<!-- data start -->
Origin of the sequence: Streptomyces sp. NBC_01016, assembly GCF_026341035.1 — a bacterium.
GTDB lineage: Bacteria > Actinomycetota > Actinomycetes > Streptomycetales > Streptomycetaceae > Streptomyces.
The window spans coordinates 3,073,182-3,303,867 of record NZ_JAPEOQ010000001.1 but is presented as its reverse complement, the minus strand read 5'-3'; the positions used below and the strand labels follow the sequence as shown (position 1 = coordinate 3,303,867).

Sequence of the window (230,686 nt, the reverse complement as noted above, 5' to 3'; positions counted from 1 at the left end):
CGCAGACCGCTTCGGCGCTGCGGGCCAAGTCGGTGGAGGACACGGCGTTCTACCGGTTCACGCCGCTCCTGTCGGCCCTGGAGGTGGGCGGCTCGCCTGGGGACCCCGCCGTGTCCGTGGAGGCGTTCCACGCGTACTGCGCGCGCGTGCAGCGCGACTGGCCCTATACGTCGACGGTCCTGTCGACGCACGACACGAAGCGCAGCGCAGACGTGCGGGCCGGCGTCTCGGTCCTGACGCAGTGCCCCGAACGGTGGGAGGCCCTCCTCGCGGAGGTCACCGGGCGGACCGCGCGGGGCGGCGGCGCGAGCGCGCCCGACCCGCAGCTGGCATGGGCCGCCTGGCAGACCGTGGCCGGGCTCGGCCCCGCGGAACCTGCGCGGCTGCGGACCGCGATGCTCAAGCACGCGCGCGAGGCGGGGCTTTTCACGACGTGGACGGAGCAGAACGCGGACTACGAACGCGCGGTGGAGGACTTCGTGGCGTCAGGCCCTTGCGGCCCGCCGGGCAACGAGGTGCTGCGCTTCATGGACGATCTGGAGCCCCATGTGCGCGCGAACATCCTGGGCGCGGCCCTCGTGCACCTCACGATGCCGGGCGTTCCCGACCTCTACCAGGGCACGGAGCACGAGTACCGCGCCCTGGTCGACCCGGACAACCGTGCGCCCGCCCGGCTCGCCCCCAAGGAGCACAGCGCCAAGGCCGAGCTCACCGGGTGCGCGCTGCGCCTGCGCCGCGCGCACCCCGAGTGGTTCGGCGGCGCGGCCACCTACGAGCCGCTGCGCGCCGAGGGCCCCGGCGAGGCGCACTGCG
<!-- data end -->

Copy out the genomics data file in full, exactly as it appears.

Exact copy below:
Origin of the sequence: Streptomyces sp. NBC_01016, assembly GCF_026341035.1 — a bacterium.
GTDB lineage: Bacteria > Actinomycetota > Actinomycetes > Streptomycetales > Streptomycetaceae > Streptomyces.
The window spans coordinates 3,073,182-3,303,867 of record NZ_JAPEOQ010000001.1 but is presented as its reverse complement, the minus strand read 5'-3'; the positions used below and the strand labels follow the sequence as shown (position 1 = coordinate 3,303,867).

Sequence of the window (230,686 nt, the reverse complement as noted above, 5' to 3'; positions counted from 1 at the left end):
CGCAGACCGCTTCGGCGCTGCGGGCCAAGTCGGTGGAGGACACGGCGTTCTACCGGTTCACGCCGCTCCTGTCGGCCCTGGAGGTGGGCGGCTCGCCTGGGGACCCCGCCGTGTCCGTGGAGGCGTTCCACGCGTACTGCGCGCGCGTGCAGCGCGACTGGCCCTATACGTCGACGGTCCTGTCGACGCACGACACGAAGCGCAGCGCAGACGTGCGGGCCGGCGTCTCGGTCCTGACGCAGTGCCCCGAACGGTGGGAGGCCCTCCTCGCGGAGGTCACCGGGCGGACCGCGCGGGGCGGCGGCGCGAGCGCGCCCGACCCGCAGCTGGCATGGGCCGCCTGGCAGACCGTGGCCGGGCTCGGCCCCGCGGAACCTGCGCGGCTGCGGACCGCGATGCTCAAGCACGCGCGCGAGGCGGGGCTTTTCACGACGTGGACGGAGCAGAACGCGGACTACGAACGCGCGGTGGAGGACTTCGTGGCGTCAGGCCCTTGCGGCCCGCCGGGCAACGAGGTGCTGCGCTTCATGGACGATCTGGAGCCCCATGTGCGCGCGAACATCCTGGGCGCGGCCCTCGTGCACCTCACGATGCCGGGCGTTCCCGACCTCTACCAGGGCACGGAGCACGAGTACCGCGCCCTGGTCGACCCGGACAACCGTGCGCCCGCCCGGCTCGCCCCCAAGGAGCACAGCGCCAAGGCCGAGCTCACCGGGTGCGCGCTGCGCCTGCGCCGCGCGCACCCCGAGTGGTTCGGCGGCGCGGCCACCTACGAGCCGCTGCGCGCCGAGGGCCCCGGCGAGGCGCACTGCG